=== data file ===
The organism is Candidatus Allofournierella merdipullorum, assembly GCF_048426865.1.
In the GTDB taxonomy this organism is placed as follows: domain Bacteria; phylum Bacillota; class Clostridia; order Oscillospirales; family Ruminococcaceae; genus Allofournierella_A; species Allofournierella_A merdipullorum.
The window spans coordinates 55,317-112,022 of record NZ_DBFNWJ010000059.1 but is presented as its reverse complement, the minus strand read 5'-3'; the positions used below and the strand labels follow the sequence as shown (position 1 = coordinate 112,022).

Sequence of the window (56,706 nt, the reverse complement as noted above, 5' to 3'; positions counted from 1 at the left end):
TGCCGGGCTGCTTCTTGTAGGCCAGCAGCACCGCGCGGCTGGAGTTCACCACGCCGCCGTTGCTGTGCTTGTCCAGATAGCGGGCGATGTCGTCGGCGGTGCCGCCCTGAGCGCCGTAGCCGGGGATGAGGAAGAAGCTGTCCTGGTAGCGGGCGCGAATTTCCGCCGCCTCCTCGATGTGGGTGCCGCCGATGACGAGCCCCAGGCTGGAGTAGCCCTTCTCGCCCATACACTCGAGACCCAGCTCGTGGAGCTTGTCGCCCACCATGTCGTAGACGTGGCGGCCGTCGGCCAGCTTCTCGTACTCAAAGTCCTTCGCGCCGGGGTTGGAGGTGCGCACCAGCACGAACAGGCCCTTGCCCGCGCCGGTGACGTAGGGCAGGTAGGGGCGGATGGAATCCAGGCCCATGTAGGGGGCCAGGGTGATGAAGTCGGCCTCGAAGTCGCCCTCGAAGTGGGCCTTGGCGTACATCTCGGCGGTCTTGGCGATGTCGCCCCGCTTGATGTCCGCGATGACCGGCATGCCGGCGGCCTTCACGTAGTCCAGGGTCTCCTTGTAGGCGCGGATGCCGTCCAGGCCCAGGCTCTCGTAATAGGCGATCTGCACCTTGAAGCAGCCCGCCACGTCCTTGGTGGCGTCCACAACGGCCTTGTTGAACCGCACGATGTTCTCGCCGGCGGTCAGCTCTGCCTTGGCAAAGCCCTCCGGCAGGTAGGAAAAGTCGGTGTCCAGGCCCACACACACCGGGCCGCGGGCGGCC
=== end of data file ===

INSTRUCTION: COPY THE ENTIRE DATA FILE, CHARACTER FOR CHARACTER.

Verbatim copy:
The organism is Candidatus Allofournierella merdipullorum, assembly GCF_048426865.1.
In the GTDB taxonomy this organism is placed as follows: domain Bacteria; phylum Bacillota; class Clostridia; order Oscillospirales; family Ruminococcaceae; genus Allofournierella_A; species Allofournierella_A merdipullorum.
The window spans coordinates 55,317-112,022 of record NZ_DBFNWJ010000059.1 but is presented as its reverse complement, the minus strand read 5'-3'; the positions used below and the strand labels follow the sequence as shown (position 1 = coordinate 112,022).

Sequence of the window (56,706 nt, the reverse complement as noted above, 5' to 3'; positions counted from 1 at the left end):
TGCCGGGCTGCTTCTTGTAGGCCAGCAGCACCGCGCGGCTGGAGTTCACCACGCCGCCGTTGCTGTGCTTGTCCAGATAGCGGGCGATGTCGTCGGCGGTGCCGCCCTGAGCGCCGTAGCCGGGGATGAGGAAGAAGCTGTCCTGGTAGCGGGCGCGAATTTCCGCCGCCTCCTCGATGTGGGTGCCGCCGATGACGAGCCCCAGGCTGGAGTAGCCCTTCTCGCCCATACACTCGAGACCCAGCTCGTGGAGCTTGTCGCCCACCATGTCGTAGACGTGGCGGCCGTCGGCCAGCTTCTCGTACTCAAAGTCCTTCGCGCCGGGGTTGGAGGTGCGCACCAGCACGAACAGGCCCTTGCCCGCGCCGGTGACGTAGGGCAGGTAGGGGCGGATGGAATCCAGGCCCATGTAGGGGGCCAGGGTGATGAAGTCGGCCTCGAAGTCGCCCTCGAAGTGGGCCTTGGCGTACATCTCGGCGGTCTTGGCGATGTCGCCCCGCTTGATGTCCGCGATGACCGGCATGCCGGCGGCCTTCACGTAGTCCAGGGTCTCCTTGTAGGCGCGGATGCCGTCCAGGCCCAGGCTCTCGTAATAGGCGATCTGCACCTTGAAGCAGCCCGCCACGTCCTTGGTGGCGTCCACAACGGCCTTGTTGAACCGCACGATGTTCTCGCCGGCGGTCAGCTCTGCCTTGGCAAAGCCCTCCGGCAGGTAGGAAAAGTCGGTGTCCAGGCCCACACACACCGGGCCGCGGGCGGCC